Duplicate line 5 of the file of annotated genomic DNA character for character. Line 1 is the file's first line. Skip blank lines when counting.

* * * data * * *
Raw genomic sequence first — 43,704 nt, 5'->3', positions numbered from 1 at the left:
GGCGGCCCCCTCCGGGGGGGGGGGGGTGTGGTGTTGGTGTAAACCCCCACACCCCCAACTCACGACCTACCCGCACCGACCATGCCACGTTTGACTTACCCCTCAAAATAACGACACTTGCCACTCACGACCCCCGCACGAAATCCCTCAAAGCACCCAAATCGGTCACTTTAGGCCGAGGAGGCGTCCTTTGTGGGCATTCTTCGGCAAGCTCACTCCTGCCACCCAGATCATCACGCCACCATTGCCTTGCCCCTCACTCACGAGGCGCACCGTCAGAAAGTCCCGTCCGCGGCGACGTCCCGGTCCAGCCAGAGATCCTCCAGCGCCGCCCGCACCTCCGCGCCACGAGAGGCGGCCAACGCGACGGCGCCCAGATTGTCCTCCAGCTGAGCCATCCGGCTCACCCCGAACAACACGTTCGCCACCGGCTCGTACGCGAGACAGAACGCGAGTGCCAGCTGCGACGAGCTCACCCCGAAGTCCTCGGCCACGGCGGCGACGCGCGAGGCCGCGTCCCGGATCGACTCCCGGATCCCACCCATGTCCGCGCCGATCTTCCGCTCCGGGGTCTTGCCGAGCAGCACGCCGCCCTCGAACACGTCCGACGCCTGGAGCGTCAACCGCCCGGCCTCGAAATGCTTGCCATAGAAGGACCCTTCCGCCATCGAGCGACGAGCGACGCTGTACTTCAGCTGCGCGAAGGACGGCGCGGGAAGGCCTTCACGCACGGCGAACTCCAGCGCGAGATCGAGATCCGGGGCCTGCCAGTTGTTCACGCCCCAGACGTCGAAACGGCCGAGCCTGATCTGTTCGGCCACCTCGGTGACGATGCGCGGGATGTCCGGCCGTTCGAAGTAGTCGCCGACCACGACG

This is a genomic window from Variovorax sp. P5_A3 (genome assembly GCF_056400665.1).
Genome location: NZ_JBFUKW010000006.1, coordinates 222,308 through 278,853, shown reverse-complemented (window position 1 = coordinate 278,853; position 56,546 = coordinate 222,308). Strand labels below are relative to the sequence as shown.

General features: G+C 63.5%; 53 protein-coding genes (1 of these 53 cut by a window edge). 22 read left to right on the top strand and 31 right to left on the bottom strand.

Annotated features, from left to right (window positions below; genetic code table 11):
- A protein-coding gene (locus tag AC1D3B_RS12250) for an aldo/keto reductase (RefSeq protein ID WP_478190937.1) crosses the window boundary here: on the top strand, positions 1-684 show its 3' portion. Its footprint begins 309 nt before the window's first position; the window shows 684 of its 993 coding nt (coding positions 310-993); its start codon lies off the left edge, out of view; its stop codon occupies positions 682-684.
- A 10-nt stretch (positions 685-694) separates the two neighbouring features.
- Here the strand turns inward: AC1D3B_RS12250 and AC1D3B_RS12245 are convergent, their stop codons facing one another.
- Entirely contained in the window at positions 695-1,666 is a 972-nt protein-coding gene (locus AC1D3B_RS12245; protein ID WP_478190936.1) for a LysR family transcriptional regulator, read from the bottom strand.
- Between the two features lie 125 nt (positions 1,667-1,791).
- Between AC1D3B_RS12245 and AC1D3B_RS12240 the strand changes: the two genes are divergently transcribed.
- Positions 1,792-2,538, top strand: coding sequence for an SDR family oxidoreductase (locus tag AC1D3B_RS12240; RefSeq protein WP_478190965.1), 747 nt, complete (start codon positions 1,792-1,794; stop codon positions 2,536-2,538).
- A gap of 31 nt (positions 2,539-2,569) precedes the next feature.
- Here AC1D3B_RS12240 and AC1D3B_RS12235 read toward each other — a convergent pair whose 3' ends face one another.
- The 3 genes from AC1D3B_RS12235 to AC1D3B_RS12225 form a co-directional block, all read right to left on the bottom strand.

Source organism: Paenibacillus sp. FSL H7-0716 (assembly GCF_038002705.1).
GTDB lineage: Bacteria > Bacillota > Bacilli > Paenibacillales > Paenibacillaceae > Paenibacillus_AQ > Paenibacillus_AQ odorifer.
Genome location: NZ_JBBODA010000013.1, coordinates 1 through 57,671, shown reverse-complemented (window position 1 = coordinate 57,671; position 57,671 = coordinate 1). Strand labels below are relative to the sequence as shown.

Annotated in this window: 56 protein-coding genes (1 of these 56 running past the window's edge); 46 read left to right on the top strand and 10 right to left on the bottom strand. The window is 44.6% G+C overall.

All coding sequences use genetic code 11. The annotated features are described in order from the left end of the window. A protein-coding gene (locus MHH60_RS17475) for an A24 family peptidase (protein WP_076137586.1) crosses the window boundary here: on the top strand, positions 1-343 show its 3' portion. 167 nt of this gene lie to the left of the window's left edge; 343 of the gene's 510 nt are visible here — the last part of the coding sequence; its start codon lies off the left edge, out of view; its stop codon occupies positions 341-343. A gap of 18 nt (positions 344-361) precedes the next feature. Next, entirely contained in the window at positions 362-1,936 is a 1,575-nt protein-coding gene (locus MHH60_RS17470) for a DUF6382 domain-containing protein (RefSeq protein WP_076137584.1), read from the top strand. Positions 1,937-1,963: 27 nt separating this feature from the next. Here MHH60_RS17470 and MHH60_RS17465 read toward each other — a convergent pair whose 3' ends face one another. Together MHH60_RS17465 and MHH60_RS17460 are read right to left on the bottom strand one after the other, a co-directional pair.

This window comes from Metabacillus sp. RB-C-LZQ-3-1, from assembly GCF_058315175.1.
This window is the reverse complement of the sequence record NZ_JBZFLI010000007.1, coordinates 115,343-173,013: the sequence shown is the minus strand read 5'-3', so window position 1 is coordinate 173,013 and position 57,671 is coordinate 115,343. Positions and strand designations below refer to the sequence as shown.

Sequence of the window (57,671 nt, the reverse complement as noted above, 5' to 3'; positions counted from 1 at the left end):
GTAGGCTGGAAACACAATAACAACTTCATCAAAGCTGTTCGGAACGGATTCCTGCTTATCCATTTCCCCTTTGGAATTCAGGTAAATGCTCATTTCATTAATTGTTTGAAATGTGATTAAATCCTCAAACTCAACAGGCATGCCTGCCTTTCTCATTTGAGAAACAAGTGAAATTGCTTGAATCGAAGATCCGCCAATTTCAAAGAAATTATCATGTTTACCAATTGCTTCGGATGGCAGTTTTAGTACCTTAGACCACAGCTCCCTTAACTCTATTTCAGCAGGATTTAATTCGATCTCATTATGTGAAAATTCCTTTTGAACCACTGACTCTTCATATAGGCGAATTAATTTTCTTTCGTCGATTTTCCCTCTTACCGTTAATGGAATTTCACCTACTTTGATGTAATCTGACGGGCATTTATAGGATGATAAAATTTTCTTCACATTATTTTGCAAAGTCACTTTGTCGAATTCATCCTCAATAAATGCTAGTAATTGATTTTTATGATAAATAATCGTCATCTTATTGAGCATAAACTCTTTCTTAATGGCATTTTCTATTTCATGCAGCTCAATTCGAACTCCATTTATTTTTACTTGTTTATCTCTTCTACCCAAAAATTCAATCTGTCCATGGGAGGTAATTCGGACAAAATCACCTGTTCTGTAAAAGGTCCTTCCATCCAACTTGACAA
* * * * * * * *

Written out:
General features: G+C 63.5%; 53 protein-coding genes (1 of these 53 cut by a window edge). 22 read left to right on the top strand and 31 right to left on the bottom strand.